Nuclear Security and Cooperation
- Persuading Countries to Forgo Nuclear Fuel-Making: What History Suggests
Richard Cleary, Chapter 4 of “Moving Beyond Pretense,” NPEC, August 13, 2012
- SILEX and proliferation
R. Scott Kemp, Bulletin of the Atomic Scientists, July 30, 2012
- NNSA Announces Elimination of 450 Metric Tons of Russian Weapons Highly Enriched Uranium
Press Release, NNSA, July 9, 2012
- U.S., Europe Approve Start of Four New Nuclear Security Projects
Global Security Newswire, July 3, 2012
- U.S.-Russian Partnership for Advancing a Nuclear Security Agenda
Anton Khlopkov and Elena Sokova, eds., CNS, CESS, VCDNP Report, June 2012
- Nuclear Cooperation with Other Countries: A Primer Paul K. Kerr and Mary Beth Nikitin, Congressional Research Service Report via the website of the Federation of American Scientists, June 19, 2012
- Nuclear righteousness
Robert Koehler, Chicago Tribune, August 9, 2012
- From Hiroshima to Disarmament
Rebecca Johnson, Acronym Institute for Disarmament Diplomacy, August 6, 2012
- The single multilateral disarmament negotiating forum?
Beatrice Fihn, Reaching Critical Will CD Reports, July 31, 2012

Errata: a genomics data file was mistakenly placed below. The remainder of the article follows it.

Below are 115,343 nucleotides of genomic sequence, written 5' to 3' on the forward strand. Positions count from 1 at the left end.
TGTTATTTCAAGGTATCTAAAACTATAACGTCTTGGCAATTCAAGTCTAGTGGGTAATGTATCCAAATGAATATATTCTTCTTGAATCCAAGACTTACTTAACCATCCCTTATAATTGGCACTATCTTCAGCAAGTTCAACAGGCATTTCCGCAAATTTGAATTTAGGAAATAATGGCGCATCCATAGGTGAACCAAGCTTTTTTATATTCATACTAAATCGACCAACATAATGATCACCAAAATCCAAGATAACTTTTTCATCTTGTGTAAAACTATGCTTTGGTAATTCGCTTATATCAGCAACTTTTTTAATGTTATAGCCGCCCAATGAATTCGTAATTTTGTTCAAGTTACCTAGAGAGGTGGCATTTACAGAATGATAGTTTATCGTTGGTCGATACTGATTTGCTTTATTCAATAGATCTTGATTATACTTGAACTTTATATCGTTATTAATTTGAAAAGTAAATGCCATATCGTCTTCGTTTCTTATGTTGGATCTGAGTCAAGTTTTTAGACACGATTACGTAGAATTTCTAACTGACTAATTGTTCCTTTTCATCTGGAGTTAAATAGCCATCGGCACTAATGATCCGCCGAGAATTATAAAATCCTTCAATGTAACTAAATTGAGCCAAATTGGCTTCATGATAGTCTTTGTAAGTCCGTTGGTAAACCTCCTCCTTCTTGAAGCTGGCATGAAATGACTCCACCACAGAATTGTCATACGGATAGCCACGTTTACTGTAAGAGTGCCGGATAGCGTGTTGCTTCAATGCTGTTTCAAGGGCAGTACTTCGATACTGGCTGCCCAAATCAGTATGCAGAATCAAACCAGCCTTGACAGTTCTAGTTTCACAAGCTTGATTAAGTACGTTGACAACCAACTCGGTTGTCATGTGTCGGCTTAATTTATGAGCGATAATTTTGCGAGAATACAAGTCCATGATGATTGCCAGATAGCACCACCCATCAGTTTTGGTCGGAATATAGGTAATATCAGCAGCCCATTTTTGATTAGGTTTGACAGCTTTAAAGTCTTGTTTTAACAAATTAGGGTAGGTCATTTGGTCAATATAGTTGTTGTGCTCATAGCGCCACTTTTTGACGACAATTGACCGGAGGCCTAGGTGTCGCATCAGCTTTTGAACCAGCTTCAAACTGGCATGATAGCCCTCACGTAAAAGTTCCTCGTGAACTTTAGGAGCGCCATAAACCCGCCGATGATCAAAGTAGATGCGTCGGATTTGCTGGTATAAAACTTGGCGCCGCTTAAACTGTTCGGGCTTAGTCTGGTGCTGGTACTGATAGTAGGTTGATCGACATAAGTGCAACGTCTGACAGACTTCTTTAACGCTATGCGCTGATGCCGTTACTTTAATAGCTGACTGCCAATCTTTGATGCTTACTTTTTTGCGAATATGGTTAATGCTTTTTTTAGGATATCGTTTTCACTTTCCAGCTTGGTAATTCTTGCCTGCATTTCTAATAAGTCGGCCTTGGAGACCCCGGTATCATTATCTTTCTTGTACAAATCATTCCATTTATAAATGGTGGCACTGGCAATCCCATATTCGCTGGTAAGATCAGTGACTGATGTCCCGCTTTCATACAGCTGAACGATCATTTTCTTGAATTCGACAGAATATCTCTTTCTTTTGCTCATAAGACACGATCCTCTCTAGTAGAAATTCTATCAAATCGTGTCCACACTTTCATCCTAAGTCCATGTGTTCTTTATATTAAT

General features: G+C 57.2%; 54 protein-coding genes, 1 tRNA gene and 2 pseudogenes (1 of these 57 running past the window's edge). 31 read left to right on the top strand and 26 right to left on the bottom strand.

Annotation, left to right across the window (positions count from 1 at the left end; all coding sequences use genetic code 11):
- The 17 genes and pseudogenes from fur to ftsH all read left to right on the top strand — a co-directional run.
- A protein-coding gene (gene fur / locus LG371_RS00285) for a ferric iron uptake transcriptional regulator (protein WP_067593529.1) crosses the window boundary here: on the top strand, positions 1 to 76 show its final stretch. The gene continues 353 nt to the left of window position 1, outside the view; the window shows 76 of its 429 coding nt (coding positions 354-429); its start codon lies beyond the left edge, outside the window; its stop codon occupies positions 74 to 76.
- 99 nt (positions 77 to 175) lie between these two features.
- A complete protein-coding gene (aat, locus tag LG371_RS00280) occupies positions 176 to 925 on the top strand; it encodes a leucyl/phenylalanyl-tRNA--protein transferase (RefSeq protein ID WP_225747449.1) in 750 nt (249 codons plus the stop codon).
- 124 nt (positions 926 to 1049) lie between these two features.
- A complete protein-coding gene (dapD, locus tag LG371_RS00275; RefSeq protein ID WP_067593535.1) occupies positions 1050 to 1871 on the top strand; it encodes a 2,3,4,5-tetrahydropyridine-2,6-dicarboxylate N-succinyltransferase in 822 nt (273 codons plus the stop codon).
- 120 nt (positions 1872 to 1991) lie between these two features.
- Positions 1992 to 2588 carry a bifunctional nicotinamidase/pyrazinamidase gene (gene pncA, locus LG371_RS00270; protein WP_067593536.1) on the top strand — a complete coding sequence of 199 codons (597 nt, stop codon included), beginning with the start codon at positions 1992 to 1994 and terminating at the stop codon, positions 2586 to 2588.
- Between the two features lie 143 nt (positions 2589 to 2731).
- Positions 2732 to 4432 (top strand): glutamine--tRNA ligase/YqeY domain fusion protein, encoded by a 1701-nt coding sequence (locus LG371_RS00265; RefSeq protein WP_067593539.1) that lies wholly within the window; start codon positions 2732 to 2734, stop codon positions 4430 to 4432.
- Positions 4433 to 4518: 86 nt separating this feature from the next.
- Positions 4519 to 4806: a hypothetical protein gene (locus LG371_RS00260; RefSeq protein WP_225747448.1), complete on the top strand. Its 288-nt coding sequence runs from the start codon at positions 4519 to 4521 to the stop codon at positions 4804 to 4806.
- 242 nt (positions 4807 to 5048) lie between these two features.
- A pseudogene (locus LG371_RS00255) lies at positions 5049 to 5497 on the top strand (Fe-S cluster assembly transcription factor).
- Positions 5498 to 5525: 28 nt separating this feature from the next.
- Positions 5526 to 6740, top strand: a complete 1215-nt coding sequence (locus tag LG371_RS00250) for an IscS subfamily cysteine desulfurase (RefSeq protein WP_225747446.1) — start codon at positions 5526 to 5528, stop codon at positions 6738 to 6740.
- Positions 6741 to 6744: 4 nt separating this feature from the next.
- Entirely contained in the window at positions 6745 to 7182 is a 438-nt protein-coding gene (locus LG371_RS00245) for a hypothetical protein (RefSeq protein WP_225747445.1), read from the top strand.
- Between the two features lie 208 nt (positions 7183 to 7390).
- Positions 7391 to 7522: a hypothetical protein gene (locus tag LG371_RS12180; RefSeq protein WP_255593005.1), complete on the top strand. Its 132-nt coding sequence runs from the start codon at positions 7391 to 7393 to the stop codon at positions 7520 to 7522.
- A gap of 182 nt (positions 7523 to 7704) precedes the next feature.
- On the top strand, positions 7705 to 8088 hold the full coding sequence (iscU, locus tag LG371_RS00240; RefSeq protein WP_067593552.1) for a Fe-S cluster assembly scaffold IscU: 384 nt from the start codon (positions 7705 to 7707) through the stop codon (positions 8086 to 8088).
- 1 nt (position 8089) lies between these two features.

- Beyond Nuclear Denial
William Hartung, Huffington Post, July 9, 2012
Arms Control and Non-Proliferation
- The Arms Race that Won’t Happen
Steve Chapman, Reason, July 9, 2012
- Fighting nuclear proliferation on the high seas
Kristin Margosian, Bulletin of the Atomic Scientists, July 2, 2012
- The Next Arms Race
Henry D. Sikolski, ed., Strategic Studies Institute Book, July 2012
- Living With Nuclear Outliers
Robert S. Litwak, The New York Times, June 25, 2012
- Proliferation Security Initiative (PSI)
Mary Beth Nikitin, Congressional Research Service Report via the website of the Federation of American Scientists, June 15, 2012
- Nuclear Suppliers Group: Don’t Rush New Membership
Marks Hibbs, Toby Dalton, Carnegie Endowment for International Peace, June 14, 2012
- Unleashing the Nuclear Watchdog: Strengthening and Reform of the IAEA
Trevor Findlay, Centre for International Governance Innovation, June 2012
Contributions from Richard Abott, Cormac Mc Garry, Chris Lindborg, Rachel Staley, BASIC